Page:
Zachary Lesser - Xeroxing the STC: The Uncanny Archive Between UMI and EEBO

Committee on Books and Media
Event date: 
November 11, 2015 - 4:30pm to 6:00pm
Zachary Lesser
Professor of English, University of Pennsylvania
Seminar Series: 
Committee for the Study of Books and Media

In the late 1960s, the University of Pennsylvania contracted with University Microfilms, Inc., then a subsidiary of the Xerox Corporation, to produce xerographic copies of the entire STC microfilm collection as bound codexes, at a cost of about $1.5 million in today’s money. These books were housed in the “STC Seminar Room” in the rare books library at Penn, before being moved in the early 2000s to New Jersey to a long-term storage facility. In this paper, Lesser undertakes a bibliographic and media-historical analysis of these Xerox books, comparing them to the microfilm that underlies them and to the EEBO project that made them seem redundant. What kinds of books are these? What kinds of scholarly work did they enable? Why were they perceived to be so necessary, and then so expendable? Through this investigation, Lesser tried to theorize our scholarly relation to the archive of early modern printed material on which we rely for our historicism.

Zachary Lesser received his Ph.D. in English Literature from Columbia University and his B.A. in Renaissance Studies and Religious Studies from Brown University. Before coming to Penn, he taught at the University of Illinois, Urbana-Champaign. His teaching and research interests focus on Shakespeare and early modern drama, the history of material texts, bibliography and editing, early modern political and religious debate, and digital humanities.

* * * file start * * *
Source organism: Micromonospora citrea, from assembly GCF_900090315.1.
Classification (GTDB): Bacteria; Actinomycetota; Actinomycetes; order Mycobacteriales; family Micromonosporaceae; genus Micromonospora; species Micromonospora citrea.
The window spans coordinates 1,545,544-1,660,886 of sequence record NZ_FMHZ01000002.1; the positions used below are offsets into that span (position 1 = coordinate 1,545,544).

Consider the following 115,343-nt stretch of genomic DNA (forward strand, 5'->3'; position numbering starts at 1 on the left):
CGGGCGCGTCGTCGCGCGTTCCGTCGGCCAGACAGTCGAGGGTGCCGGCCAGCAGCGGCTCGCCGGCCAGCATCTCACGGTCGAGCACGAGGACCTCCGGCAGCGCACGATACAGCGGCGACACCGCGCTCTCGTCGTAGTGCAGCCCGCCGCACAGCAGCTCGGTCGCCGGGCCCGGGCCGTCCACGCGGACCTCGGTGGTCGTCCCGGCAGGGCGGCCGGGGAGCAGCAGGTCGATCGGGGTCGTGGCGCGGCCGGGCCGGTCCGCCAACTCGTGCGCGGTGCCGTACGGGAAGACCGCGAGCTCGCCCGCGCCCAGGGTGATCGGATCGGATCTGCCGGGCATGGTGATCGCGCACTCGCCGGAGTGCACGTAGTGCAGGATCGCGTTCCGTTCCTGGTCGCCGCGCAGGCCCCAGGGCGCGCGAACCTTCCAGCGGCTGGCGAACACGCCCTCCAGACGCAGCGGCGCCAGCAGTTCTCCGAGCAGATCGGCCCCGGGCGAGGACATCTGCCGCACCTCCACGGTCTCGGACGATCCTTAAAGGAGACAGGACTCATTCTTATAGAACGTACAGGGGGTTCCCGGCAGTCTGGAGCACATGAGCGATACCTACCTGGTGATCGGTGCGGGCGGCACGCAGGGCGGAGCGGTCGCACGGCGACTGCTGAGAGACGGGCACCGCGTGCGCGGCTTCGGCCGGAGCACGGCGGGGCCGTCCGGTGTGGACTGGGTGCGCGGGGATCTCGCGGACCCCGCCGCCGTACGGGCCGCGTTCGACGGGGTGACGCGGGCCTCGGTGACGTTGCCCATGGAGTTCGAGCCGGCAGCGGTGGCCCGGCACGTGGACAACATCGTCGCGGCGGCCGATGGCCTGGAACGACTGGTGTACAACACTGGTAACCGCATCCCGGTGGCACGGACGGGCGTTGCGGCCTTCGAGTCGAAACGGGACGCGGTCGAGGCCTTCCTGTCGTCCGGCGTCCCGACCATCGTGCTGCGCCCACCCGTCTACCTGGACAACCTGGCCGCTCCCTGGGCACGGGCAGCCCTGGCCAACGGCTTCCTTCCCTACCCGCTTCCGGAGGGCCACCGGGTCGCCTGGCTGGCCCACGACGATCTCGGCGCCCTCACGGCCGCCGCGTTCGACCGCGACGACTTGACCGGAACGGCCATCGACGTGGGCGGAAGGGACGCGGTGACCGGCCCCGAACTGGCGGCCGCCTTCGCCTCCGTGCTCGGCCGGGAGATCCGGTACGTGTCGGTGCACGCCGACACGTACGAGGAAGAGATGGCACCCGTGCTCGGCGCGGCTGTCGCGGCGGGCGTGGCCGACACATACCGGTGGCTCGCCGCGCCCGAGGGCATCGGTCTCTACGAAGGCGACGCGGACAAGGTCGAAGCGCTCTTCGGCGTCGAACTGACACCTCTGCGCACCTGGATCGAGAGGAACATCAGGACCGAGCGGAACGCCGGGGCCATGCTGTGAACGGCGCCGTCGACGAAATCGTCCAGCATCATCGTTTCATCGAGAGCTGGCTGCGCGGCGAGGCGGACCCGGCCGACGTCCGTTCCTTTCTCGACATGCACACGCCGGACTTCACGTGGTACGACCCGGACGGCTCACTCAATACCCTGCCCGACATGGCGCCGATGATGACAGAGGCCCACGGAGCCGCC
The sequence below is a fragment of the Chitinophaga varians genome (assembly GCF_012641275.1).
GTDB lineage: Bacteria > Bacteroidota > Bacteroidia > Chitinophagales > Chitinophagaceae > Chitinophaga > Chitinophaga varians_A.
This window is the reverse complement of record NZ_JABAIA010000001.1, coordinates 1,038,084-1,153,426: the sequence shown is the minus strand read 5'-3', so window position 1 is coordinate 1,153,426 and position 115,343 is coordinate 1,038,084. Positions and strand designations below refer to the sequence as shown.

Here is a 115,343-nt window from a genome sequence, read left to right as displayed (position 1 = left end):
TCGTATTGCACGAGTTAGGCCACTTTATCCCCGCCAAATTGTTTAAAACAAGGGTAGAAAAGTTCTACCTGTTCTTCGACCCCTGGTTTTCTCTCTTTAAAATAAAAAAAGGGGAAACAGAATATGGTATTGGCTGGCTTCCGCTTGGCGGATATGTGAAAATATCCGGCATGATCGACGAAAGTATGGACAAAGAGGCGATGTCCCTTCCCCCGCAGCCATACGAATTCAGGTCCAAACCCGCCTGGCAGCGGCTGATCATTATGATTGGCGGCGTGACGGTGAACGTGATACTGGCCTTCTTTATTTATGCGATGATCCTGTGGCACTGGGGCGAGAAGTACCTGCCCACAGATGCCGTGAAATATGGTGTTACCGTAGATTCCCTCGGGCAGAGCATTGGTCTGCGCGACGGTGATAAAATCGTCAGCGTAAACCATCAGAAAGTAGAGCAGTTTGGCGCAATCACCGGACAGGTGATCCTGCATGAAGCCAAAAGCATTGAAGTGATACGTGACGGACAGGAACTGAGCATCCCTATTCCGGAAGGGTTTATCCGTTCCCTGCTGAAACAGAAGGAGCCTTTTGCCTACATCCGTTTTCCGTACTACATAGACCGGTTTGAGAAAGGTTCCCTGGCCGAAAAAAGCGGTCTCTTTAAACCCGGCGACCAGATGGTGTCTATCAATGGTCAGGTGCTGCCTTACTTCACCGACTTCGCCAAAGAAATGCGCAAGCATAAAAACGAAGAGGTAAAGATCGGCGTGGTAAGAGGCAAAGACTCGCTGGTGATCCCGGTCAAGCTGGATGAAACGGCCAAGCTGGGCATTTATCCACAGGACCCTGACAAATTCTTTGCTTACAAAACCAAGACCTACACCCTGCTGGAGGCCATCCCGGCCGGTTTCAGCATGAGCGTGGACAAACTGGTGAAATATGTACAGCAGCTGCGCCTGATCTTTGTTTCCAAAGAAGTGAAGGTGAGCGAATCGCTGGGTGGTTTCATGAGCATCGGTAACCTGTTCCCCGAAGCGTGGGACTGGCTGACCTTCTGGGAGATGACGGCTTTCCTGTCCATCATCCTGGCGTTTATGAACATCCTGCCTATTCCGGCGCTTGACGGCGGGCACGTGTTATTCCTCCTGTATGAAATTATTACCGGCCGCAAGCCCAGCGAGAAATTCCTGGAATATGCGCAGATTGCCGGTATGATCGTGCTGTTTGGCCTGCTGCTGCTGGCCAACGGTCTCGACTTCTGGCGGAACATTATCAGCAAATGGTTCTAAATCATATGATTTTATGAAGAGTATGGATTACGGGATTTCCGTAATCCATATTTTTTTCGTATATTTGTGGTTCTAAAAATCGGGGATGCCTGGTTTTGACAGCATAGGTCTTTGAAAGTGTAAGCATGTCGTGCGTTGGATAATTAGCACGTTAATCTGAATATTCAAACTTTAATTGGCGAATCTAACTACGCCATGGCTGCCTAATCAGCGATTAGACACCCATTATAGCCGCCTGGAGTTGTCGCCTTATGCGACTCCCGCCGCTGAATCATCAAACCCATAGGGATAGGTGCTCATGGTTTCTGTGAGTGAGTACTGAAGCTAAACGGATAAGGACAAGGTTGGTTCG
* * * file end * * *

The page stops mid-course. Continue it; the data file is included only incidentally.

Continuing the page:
Prof. Lesser is a general editor of The Arden Shakespeare (fourth series), along with Peter Holland and Tiffany Stern. He is the author of Hamlet after Q1: An Uncanny History of the Shakespearean Text (Penn Press, 2015); and Renaissance Drama and the Politics of Publication: Readings in the English Book Trade (Cambridge University Press, 2004), which won the Elizabeth Dietz Award, presented annually by Studies in English Literature to the best book of the year in early modern studies. With Alan B. Farmer, he is co-creator of DEEP: Database of Early English Playbooks, an online resource for studying the printing, publishing, and marketing of Renaissance drama. With Farmer, he is currently working on a revisionist study of print popularity, entitled Print, Plays, and Popularity in Shakespeare's England.

A reception will follow the workshop in the Faculty Lounge (Dickinson Hall, Room 136). To attend, RSVP to Jennifer Loessy at These workshops are free and open to the public.

Area of Interest: 
Book History
Material Culture
15th & 16th Centuries